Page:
While I truly enjoyed last night’s “Lady Lazarus,” I would wager that it’s going to stand up even better when the season as a whole is complete. Things are now in play that will dramatically impact our characters over the next few weeks, and as such, this episode feels like the beginning of an end.
Let’s start with Pete. Since the season premiere, I have been and remain convinced that someone is going to meet his or her maker. And right now my money’s on Pete. His commuter pal’s efforts to sell him a new life insurance policy heavily hints that Campbell is doomed, but Pete’s utterly reckless decision to bed the man’s wife, Rory Gilmore, seals the deal (did anyone else have trouble recognizing Alexis Bledel until she called Pete the day after their tryst?). Pete’s both too arrogant and too foolish to find a girl in the city and set up a proper love nest, which makes his efforts to do just that after a painful scene with Beth and Howard in their home all the more pathetic. Pardon my French, but you don’t shit where you eat, and Pete really knows nothing about this couple and what either of them will do (or what Pete might be driven to do to himself) when the truth comes out.
On to Megan. We know from the dinner party a few weeks back that she once dreamed of being an actress. Well it seems that her parents’ visit has stirred those old feelings. So despite her inherent advertising acumen, Megan doesn’t want to share in this part of Don’s life. And while part of me cheered Peggy on as she reminds Megan that many others would kill for a chance at her job, I ultimately bear Megan no ill will for her choice. She’s young and she’s finding herself. And let’s be honest, the picture of Don walking Megan to her office door each morning was really an illusion, another example of Don trying to choreograph all aspects of his life. What’s going to be truly tragic as this act of the season unfolds is that Megan might be able to find a way to make it work with Don, but inevitably he’s going to drive her way with insecurities and jealousies and demands (I picture him watching Megan act in some Off-Off-Broadway show, and it’s not a pretty scene).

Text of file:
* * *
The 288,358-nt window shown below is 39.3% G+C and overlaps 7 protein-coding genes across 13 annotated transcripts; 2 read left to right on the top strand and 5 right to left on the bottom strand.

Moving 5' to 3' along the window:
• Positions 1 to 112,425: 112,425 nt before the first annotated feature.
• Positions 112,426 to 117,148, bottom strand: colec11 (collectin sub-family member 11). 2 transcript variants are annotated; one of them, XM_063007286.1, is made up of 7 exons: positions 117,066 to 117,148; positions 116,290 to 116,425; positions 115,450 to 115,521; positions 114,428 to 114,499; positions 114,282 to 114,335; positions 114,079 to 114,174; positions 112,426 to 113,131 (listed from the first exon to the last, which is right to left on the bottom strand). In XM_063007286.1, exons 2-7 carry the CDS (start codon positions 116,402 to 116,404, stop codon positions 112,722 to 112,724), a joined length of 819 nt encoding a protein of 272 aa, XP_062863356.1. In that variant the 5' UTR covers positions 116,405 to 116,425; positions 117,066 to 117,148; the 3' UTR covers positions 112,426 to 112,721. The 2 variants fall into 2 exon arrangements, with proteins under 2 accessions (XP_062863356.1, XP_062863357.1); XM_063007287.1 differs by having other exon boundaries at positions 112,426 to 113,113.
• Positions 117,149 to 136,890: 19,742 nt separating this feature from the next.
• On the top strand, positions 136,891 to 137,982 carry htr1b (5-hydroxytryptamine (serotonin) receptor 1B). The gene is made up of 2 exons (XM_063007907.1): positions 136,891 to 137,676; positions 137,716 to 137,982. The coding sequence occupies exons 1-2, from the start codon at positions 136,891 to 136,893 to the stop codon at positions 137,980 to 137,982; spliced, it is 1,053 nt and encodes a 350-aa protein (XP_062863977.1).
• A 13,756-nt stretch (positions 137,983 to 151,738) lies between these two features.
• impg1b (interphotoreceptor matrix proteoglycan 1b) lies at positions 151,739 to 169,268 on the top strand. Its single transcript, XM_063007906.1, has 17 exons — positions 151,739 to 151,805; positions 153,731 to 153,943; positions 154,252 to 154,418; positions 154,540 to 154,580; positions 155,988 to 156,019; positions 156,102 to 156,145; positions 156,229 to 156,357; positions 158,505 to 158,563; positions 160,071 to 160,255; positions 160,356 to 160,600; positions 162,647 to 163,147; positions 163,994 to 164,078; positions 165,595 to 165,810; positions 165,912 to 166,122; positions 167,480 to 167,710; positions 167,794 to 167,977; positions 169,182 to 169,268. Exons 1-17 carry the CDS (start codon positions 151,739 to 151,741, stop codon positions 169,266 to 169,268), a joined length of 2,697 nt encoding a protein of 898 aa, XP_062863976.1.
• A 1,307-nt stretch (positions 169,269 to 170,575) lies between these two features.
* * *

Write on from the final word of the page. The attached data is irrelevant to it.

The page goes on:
The awesome Beatles-scored montage aside (bet that cost a pretty penny!), the awkward, hilarious, heartbreaking highlight of the evening was Don and Peggy and Ken (growing more uncomfortable by the second) tasting and trying to sell Cool Whip. When Don and Megan do the dance earlier, it’s effortless (because Megan’s one of those girls who’s good at anything she tries). In contrast, Peggy and Don convey exactly what the client does not want, a nagging wife bullying her husband to “just taste” the multifaceted dessert topping. It’s partly Peggy’s fault because for all her awesomeness, she is not one of those girls (flirty charm is not in her bag of tricks). It’s partly Don’s fault because he is unprepared. And why is that? Because Megan was telling him what he needed to know and when he needed to know it. It was Don Draper relaxed and his version of happy with all the business prowess of a marshmallow. Peggy saw as much, and she reminds Don who he’s really angry at. It’s fascinating to see Don and Peggy at this place in their relationship when you recall how they started. It’s refreshing to see Don get some of his mojo back while going at it with Peggy. And it’s unbelievably sad to realize that after Don compartmentalized so much of his life for so long, the opposite approach is also bound to blow up in his face. There’s some comfort in the knowledge that Peggy, the heir apparent to Anna Draper, will be there to catch him as he falls. Because Betty leaving Don was nothing. This is going to be worse. Much worse.